In order for the converter to convert the whole object structure you need to set a property in the config to indicate that, otherwise it will just include the ID of the child object, so you need to add this:

grails.converters.json.default.deep = true

For more information go Grails Converters Reference.

However, like you mentioned it in the comment above it is all or nothing, so what you can do is create your own marshaller for your class. I had to do this before because I needed to include some very specific properties, so what I did was that I created a class that extends org.codehaus.groovy.grails.web.converters.marshaller.json.DomainClassMarshaller. Something like:

class MyDomainClassJSONMarshaller extends DomainClassMarshaller {

  public MyDomainClassJSONMarshaller() {
    super(false)
  }

  @Override
  public boolean supports(Object o) {
    return (ConverterUtil.isDomainClass(o.getClass()) &&
            (o instanceof MyDomain))
  }

  @Override
  public void marshalObject(Object value, JSON json) throws ConverterException {
    JSONWriter writer = json.getWriter();

    Class clazz = value.getClass();
    GrailsDomainClass domainClass = ConverterUtil.getDomainClass(clazz.getName());
    BeanWrapper beanWrapper = new BeanWrapperImpl(value);
    writer.object();
    writer.key("class").value(domainClass.getClazz().getName());

    GrailsDomainClassProperty id = domainClass.getIdentifier();
    Object idValue = extractValue(value, id);
    json.property("id", idValue);

    GrailsDomainClassProperty[] properties = domainClass.getPersistentProperties();
    for (GrailsDomainClassProperty property: properties) {
      if (!DomainClassHelper.isTransient(transientProperties, property)) {
        if (!property.isAssociation()) {
          writer.key(property.getName());
          // Write non-relation property
          Object val = beanWrapper.getPropertyValue(property.getName());
          json.convertAnother(val);
        } else {
          Object referenceObject = beanWrapper.getPropertyValue(property.getName());
          if (referenceObject == null) {
            writer.key(property.getName());
            writer.value(null);
          } else {
            if (referenceObject instanceof AbstractPersistentCollection) {
              if (isRenderDomainClassRelations(value)) {
                writer.key(property.getName());
                // Force initialisation and get a non-persistent Collection Type
                AbstractPersistentCollection acol = (AbstractPersistentCollection) referenceObject;
                acol.forceInitialization();
                if (referenceObject instanceof SortedMap) {
                  referenceObject = new TreeMap((SortedMap) referenceObject);
                } else if (referenceObject instanceof SortedSet) {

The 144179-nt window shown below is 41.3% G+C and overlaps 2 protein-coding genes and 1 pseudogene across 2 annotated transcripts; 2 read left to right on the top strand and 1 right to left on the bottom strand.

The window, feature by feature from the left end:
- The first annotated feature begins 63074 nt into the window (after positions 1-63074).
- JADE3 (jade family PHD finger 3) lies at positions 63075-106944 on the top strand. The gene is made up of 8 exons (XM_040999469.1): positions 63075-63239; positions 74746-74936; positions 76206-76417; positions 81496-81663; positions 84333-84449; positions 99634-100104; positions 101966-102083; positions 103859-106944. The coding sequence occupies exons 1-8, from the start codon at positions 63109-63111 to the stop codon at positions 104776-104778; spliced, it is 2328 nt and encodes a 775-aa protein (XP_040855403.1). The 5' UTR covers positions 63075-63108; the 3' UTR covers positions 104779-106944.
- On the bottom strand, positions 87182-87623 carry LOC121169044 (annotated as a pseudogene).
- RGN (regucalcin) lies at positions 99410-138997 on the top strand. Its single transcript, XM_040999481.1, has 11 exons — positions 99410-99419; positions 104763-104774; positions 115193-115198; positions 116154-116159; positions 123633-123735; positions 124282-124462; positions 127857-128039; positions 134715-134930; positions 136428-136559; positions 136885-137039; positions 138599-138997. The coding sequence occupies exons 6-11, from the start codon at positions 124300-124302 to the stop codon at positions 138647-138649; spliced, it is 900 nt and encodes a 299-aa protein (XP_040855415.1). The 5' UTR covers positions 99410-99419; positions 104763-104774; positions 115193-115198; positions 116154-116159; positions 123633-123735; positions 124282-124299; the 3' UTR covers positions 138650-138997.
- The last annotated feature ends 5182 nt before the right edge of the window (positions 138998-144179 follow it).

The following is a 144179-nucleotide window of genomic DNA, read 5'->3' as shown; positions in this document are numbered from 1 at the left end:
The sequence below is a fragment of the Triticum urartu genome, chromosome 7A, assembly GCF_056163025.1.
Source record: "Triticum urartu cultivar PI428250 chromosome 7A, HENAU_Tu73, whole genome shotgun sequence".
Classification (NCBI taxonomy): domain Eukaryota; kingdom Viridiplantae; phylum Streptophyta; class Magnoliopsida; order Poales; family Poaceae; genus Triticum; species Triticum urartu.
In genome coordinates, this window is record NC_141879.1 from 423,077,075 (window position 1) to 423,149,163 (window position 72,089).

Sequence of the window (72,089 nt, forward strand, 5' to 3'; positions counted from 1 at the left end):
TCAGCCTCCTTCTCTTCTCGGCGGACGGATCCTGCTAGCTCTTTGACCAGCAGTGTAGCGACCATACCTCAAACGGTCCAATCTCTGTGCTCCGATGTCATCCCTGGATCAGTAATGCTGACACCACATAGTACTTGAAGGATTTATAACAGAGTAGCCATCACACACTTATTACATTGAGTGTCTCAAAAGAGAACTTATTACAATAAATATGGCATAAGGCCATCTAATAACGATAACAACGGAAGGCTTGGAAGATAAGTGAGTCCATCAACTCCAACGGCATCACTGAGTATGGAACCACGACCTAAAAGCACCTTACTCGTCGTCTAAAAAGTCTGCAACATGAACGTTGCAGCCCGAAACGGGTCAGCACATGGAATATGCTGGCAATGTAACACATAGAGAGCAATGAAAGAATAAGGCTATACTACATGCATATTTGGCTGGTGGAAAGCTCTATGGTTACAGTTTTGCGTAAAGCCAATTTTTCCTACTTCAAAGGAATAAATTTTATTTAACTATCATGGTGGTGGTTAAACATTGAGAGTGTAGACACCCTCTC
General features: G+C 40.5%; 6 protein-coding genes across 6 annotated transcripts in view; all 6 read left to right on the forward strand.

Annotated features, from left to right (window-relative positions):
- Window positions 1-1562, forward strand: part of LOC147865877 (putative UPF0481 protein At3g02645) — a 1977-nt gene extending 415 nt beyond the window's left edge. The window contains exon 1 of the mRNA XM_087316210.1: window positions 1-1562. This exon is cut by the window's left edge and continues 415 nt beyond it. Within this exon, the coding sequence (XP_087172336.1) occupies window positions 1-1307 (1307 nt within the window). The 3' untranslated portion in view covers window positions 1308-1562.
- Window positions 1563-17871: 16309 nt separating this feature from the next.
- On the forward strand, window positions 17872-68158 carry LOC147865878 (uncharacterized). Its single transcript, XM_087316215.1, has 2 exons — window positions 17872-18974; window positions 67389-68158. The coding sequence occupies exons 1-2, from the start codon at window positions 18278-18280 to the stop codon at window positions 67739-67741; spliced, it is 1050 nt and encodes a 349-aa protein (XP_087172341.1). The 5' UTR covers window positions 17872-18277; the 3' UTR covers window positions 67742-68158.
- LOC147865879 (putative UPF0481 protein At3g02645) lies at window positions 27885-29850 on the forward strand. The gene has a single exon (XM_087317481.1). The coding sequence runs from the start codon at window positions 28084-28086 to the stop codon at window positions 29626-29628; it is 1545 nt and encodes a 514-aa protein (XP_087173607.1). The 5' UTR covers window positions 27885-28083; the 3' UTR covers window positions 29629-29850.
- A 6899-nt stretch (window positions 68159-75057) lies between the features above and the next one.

referenceObject = new TreeSet((SortedSet) referenceObject);
                } else if (referenceObject instanceof Set) {
                  referenceObject = new HashSet((Set) referenceObject);
                } else if (referenceObject instanceof Map) {
                  referenceObject = new HashMap((Map) referenceObject);
                } else {
                  referenceObject = new ArrayList((Collection) referenceObject);
                }
                json.convertAnother(referenceObject);
              }
            } else {
              writer.key(property.getName());
              if (!Hibernate.isInitialized(referenceObject)) {
                Hibernate.initialize(referenceObject);
              }
              json.convertAnother(referenceObject);
            }
          }
        }
      }
    }
    writer.endObject();
  }
  ...
}

That code above is pretty much the same code as it is DomainClassMarshaller, the idea would be that you add or remove what you need.

Then in order for Grails to use this new converter what you need is to register it in the resources.groovy file, like this:

// Here we are regitering our own domain class JSON Marshaller for MyDomain class
myDomainClassJSONObjectMarshallerRegisterer(ObjectMarshallerRegisterer) {
    converterClass = grails.converters.JSON.class
    marshaller = {MyDomainClassJSONMarshaller myDomainClassJSONObjectMarshaller ->
        // nothing to configure, just need the instance
    }
    priority = 10
}

As you can see this marshaller works for a specific class, so if you want to make more generic what you can do is create a super class and make your classes inherit from that so in the support method what you do is say this marshaller support all the classes that are instances of that super class.

My suggestion is to review the grails code for the converters, that will give you an idea of how they work internally and then how you can extend it so it works the way you need.

This other post in Nabble might be of help too.

Also, if you need to do it for XML as well then you just extend the class org.codehaus.groovy.grails.web.converters.marshaller.xml.DomainClassMarshaller and follow the same process to register it, etc.

share|improve this answer
    
Thanks a lot, this looks very helpful –  Dónal Apr 4 '11 at 15:33
    
Hope it works, I think you can create a very customized converter with this so it does what you need :-) –  Maricel Apr 4 '11 at 15:35